• The results of the dynamic analysis shall be compared with the results of the static analysis multiplied by the dynamic factor Φ in 6.4.5 (and if required multiplied by α in accordance with 6.3.2). The most unfavourable values of the load effects shall be used for the bridge design in accordance with
• A check shall be carried out according to to ensure that the additional fatigue loading at high speeds and at resonance is covered by consideration of the stresses derived from the results of the static analysis multiplied by the dynamic factor Φ.
According to EN 1991-2 the maximum permitted peak acceleration must be lower than values given in annex A2 in EN 1990 (A2. A2.4.4.1 specifies limits of deformation and vibration when designing railway bridges. Vertical deck acceleration shall be checked to avoid instability in the ballast and to avoid excessive losses in contact forces between wheel and rail. A2.4.4.2 further specifies that the peak values in bridge deck acceleration shall not exceed 3,5 m/s2 for ballasted tracks and 5 m/s2 for direct fastened tracks with track and structural elements designed for high speed traffic. Frequencies shall be considered in these checks up the greater of one of three frequencies:
• 30 Hz
• 1,5 times the frequency of the fundamental mode of vibration of the member being considered
• The frequency of the third mode of vibration of the member
Note that these are recommended values and may be otherwise defined in the National Annex.
Furthermore, it is stated in EN 1991-2 6.4.3 that:
All bridges where the Maximum Line Speed at the Site is greater than 200 km/h or where a dynamic analysis is required should be designed for characteristic values of Load Model 71 (and where required Load Model SW/0) or classified vertical loads with α ≥ 1 in accordance with 6.3.2.
For passenger trains the allowances for dynamic effects in 6.4.4 to 6.4.6 are valid for Maximum Permitted Vehicle Speeds up to 350 km/h.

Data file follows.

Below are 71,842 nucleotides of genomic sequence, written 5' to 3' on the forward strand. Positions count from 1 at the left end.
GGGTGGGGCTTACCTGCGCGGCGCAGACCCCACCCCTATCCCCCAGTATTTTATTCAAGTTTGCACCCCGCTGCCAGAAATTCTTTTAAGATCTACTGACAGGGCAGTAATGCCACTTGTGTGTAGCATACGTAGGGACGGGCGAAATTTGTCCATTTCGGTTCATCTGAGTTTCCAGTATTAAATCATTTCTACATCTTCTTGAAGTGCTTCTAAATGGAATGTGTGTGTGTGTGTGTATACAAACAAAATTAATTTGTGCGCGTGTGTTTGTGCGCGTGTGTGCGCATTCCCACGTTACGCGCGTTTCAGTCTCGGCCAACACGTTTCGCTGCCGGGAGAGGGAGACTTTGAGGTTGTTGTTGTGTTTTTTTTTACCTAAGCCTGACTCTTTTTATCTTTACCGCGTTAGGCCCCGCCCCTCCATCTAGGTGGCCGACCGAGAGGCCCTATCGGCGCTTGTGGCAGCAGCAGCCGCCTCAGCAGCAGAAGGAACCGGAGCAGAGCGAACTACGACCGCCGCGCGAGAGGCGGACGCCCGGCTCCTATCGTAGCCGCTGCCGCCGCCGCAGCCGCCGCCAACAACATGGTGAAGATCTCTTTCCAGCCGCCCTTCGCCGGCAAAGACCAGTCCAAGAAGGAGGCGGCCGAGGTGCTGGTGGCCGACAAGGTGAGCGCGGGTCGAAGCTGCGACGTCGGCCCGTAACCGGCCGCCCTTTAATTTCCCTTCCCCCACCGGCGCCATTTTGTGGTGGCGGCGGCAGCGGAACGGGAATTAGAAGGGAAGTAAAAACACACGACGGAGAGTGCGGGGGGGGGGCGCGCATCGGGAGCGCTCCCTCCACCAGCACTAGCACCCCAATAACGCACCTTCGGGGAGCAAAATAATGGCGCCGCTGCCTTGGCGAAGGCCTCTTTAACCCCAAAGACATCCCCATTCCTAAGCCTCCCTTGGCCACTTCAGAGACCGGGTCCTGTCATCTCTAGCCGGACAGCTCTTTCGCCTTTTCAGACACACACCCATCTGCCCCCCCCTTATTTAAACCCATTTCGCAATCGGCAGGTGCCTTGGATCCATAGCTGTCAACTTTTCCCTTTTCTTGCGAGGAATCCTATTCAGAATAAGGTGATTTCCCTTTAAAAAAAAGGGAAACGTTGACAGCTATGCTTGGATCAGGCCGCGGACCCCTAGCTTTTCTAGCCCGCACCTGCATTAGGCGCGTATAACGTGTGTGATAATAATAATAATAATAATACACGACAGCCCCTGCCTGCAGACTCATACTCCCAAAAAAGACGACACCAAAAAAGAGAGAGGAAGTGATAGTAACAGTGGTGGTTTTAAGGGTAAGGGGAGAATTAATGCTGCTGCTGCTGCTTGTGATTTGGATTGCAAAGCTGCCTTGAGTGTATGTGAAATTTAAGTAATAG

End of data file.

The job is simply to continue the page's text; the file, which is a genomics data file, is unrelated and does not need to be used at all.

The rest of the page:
Furthermore, where a dynamic analysis is required, it shall according to the flow chart be performed in conformity with the specifications of EN 1991-2 6.4.6. Section 6.4.6 regulates among other things the load combinations which shall be taken into consideration. These include Load Models HSLM, which consists of the HSLM-A and HSLM-B, the twelve Train Types specified in annex D and Real Trains specified.
Due to the complex nature of the behaviour of soil-steel composite bridges when they are subjected to loading, further insight and knowledge in how to model them in finite element software is needed in order to capture the real behaviour. Such knowledge is needed in order to produce models with which reliable dynamic analyses can be performed. One important reason for this is that soil-steel composite structures operate in a way that diverges from the less complicated model of vibrating beams that is the basis for much of the norms that EN 1990 contains regarding high speed trains and dynamics [6].

Previous studies

The literature which has been read consists mainly of papers, articles and reports on full scale testing, (static and dynamic) on soil-steel composite structures, analysis of testing results and FEM-analysis of soil-steel composite bridges. In some cases only field-testing and analysis of test results have been performed, in others numerical analysis has been performed without any prior field-testing, and in some cases field-testing with subsequent numerical analysis and comparison has been done.
In [7], static and dynamic truck loading is performed on four soil-steel composite bridges with different sections (two box culverts and two pipe-arch culverts), spans and backfill heights. Dynamic amplification factors were calculated for these four culverts with two methods, with the difference in these two methods being how the static response was obtained. In the first method, the static response was a result of direct static testing, and in the second method the static response was in essence back-calculated using the dynamic response and filtering.